PHOTO CAPTION: Cities like Portland, San Francisco, and Washington, D.C. lead the nation in bicycling use.

How Cities Can Get Drivers On To Bikes

Jay Walljasper suggests ways that American cities can encourage more cycling.

Published: 31-Jul-2012

You can glimpse the future right now in forward-looking American cities—a few blocks here, a mile there, where people riding bicycles are protected from rushing cars and trucks.

Chicago’s Kinzie Street, just north of downtown, offers a good picture of this transportation transformation. New bike lanes are marked with bright green paint and separated from motor traffic by a series of plastic posts. This means bicyclists glide through the busy area in the safety of their own space on the road. Pedestrians are thankful that bikes no longer seek refuge on the sidewalks, and many drivers appreciate the clear, orderly delineation about where bikes and cars belong.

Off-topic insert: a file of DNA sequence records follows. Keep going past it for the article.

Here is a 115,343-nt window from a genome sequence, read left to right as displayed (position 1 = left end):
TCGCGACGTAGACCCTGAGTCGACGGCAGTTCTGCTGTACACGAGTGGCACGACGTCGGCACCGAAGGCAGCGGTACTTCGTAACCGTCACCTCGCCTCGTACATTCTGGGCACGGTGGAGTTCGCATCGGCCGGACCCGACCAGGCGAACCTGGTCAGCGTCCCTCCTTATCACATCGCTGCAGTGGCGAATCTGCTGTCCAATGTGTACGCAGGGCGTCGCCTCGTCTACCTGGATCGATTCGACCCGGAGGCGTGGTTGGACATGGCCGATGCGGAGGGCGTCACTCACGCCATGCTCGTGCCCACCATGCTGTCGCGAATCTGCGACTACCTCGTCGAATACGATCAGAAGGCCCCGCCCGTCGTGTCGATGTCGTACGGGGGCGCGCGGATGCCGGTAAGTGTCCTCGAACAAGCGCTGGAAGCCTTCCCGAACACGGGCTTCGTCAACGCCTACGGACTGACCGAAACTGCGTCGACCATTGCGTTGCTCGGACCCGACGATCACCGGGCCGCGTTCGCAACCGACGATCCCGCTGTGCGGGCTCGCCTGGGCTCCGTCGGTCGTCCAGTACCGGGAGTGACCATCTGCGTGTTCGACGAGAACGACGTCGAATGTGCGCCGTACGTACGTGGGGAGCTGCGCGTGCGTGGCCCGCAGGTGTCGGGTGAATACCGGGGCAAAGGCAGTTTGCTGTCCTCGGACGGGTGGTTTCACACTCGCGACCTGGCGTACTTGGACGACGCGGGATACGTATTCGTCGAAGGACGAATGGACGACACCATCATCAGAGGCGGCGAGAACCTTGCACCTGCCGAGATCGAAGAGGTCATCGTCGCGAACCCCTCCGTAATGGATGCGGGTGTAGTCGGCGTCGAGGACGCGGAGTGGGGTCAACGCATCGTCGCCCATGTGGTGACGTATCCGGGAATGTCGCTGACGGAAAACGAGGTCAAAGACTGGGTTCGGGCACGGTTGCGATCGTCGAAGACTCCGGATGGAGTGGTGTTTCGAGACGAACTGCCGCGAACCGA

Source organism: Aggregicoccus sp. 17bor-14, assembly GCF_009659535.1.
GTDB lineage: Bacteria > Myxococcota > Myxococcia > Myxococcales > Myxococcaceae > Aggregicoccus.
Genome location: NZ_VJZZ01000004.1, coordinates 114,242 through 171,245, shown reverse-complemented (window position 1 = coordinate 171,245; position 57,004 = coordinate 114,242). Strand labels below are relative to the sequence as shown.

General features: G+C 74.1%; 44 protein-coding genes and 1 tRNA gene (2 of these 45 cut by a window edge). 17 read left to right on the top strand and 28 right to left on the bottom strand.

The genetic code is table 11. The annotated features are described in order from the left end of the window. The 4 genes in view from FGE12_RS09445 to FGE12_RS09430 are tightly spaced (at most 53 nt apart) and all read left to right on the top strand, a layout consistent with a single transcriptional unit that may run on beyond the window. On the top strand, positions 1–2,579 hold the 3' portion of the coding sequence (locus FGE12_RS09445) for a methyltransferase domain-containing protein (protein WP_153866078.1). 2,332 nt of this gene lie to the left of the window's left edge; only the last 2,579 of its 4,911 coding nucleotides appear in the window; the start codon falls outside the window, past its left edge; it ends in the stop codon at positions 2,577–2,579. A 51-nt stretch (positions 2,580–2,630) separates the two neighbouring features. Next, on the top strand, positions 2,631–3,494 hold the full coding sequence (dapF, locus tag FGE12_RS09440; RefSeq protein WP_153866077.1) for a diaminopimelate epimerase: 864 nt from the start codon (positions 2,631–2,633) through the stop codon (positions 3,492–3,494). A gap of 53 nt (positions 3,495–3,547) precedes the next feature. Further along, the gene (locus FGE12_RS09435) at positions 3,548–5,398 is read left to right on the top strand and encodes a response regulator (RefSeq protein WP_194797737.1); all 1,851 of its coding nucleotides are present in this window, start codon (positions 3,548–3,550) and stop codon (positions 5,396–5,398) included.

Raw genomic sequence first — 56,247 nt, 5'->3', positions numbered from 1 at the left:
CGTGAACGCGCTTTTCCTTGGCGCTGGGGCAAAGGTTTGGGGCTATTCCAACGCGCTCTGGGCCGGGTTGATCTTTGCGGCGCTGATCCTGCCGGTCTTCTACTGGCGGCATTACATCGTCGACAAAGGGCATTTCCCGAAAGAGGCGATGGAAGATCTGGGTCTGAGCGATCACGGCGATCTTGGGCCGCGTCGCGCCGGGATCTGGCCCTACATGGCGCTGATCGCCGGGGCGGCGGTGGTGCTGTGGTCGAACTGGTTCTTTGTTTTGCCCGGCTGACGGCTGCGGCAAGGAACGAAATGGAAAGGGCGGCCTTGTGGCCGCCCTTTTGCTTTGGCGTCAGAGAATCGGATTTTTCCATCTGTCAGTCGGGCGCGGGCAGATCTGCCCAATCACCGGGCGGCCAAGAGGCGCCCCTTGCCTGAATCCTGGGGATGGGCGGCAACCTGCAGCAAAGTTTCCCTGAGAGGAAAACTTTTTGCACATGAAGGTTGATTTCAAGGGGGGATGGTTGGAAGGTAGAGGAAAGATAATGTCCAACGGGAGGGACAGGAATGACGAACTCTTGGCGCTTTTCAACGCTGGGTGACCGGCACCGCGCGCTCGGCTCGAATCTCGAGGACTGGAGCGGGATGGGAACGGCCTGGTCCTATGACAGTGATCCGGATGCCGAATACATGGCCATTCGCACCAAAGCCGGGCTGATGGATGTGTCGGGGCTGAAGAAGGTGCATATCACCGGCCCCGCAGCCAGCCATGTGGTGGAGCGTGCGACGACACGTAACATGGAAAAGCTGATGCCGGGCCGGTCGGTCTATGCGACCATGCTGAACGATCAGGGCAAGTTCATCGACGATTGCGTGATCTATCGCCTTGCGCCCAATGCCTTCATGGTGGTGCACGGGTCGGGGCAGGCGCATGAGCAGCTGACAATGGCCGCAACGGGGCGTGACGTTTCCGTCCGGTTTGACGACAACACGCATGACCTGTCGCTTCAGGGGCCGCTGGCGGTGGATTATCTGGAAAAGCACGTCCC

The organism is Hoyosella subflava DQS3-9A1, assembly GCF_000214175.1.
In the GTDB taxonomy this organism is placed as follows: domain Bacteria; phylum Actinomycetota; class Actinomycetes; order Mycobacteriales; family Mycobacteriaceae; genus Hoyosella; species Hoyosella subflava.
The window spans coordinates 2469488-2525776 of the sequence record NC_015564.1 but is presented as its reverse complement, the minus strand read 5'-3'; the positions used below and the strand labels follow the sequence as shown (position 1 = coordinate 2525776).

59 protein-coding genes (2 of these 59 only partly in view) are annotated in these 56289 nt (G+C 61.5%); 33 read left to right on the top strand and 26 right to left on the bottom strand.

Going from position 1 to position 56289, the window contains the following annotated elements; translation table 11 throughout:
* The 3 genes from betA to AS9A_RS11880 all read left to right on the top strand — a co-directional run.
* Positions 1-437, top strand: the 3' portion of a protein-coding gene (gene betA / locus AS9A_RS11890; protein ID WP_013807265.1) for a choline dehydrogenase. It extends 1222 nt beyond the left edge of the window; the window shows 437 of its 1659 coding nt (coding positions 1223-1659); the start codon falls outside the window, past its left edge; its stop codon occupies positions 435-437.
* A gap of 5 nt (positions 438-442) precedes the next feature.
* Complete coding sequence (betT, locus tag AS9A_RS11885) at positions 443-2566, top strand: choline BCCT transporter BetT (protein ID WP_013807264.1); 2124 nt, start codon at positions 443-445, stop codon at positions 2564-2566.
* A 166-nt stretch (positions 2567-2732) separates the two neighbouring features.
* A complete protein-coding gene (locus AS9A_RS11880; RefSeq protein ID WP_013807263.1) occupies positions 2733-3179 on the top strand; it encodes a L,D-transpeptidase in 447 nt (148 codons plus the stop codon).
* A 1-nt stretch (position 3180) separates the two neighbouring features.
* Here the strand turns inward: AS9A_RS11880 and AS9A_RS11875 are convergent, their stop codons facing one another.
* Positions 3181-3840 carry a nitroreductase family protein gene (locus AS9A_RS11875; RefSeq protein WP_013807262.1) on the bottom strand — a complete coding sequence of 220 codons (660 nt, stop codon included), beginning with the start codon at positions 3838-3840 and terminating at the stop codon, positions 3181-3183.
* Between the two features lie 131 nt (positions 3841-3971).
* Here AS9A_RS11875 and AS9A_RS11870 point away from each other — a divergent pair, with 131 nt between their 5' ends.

“Most of all this is a safety project,” notes Chicago’s Transportation Commissioner Gabe Klein. “We saw bikes go up from a 22 percent share of traffic to 52 percent of traffic on the street with only a negligible change in motorists’ time, but a drop in their speeds. That makes everyone safer.” [More after the jump]


Bicycle Library utilizes retired London Transit bus.

Seven styles of bicycles are offered for short test rides including electric.

PubliBike project launched in cooperation with PostBus and Swiss Federal Railways

PubliBike project launched in cooperation with PostBus and Swiss Federal Railways

Model Kelly Brook with London Mayor Boris Johnson arriving for cycling event.

'British Cycling Economy' paints a rosy picture of bicycle retail, claiming increased sales of 28 percent year on year in 2010 with sales of 3.7m bikes generating £1.62bn.


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